Yes, all of us have troubles. And, none of us has a guarantee of tomorrow. So, the decision becomes, “What do we want to make of the today we have?” and, “What can I do today to bring a little happiness into my life, or into someone else’ life?” Regardless of the troubles we’re facing, or that may come tomorrow, we can hold onto God’s promises. Remember…this is the day the Lord has made, we will rejoice and be glad in it. Will our faith magically make the troubles disappear? No – but our faith gives us strength. Even when times are tough, there is something we can be happy about. And, we can find ways to add to the happiness of others. Changing our focus, and turning to our faith, gives us the strength to weather all storms.

Give me today and I will be happy.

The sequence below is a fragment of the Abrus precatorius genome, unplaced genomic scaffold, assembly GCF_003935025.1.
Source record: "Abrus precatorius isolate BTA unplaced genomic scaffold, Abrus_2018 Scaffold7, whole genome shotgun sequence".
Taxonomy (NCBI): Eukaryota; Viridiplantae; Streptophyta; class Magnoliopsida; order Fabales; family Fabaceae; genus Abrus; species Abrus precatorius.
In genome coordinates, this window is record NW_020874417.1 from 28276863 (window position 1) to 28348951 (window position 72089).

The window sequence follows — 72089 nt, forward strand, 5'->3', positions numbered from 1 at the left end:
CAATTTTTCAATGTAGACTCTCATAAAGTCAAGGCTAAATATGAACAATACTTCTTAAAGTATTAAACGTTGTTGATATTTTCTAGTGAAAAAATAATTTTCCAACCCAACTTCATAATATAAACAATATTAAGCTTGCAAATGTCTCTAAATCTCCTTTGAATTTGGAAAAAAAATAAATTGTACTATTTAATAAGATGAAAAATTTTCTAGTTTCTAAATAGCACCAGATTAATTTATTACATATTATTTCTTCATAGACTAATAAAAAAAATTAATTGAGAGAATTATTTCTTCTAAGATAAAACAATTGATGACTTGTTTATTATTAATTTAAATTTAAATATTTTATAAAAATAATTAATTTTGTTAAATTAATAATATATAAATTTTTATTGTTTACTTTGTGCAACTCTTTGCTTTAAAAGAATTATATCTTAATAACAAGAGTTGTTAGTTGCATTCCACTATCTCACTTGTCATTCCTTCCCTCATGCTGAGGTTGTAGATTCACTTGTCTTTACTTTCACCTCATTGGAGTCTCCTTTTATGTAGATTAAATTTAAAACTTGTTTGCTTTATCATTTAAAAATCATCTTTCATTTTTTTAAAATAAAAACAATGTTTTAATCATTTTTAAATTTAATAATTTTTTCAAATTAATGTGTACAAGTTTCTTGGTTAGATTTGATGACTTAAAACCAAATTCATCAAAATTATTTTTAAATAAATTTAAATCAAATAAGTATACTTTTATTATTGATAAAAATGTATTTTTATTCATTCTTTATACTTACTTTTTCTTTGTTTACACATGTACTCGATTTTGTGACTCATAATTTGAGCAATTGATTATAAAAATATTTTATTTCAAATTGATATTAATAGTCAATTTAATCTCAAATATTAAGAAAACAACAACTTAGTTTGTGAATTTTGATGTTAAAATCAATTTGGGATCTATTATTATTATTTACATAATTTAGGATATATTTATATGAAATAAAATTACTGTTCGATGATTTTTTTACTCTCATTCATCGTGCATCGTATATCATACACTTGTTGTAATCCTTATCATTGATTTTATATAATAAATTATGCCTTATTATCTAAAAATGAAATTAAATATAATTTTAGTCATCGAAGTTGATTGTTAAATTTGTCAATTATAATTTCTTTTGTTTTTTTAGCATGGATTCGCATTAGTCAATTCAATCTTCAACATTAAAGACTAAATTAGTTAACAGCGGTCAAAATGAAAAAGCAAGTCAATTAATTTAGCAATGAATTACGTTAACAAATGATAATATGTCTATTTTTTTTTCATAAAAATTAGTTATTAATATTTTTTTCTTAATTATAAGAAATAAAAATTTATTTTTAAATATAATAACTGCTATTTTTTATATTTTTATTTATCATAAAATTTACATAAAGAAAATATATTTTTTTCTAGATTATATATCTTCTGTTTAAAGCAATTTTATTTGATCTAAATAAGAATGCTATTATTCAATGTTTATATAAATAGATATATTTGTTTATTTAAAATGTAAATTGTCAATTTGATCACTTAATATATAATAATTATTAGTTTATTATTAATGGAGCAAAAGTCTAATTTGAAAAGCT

• John 14:1
  • John 16:32 & 33
  • Psalm 118:24

The HAPPY Movie

We gathered at the Center on Friday the 27th for Reflective Cinema and had the opportunity to watch The HAPPY Movie. It is a powerful documentary on happiness – what it means and how we manifest happiness in our lives. Obviously, happiness means different things to different people. But, the movie explores some wonderful examples of people overcoming incredible troubles and coming out even happier on the other side. There are also some wonderful ideas presented that have proven, scientifically, to enhance happiness.

One idea presented, and I throw out to you, is to sit and give a little thought each Sunday before going to bed – and write down 5 things for which you are thankful. This is something the regular worship service attendees have committed to do. I’m also throwing it out as a challenge to people in service organizations to which I belong. Over time, you will be able to look back and “realize”  – Wow, I really do have a lot to be thankful for. Will this make your troubles go away? No…but it will change your focus, and it will help you to face your troubles with a whole different outlook.

If you get the chance to see The HAPPY Movie, by all means do. It’s a wonderful movie!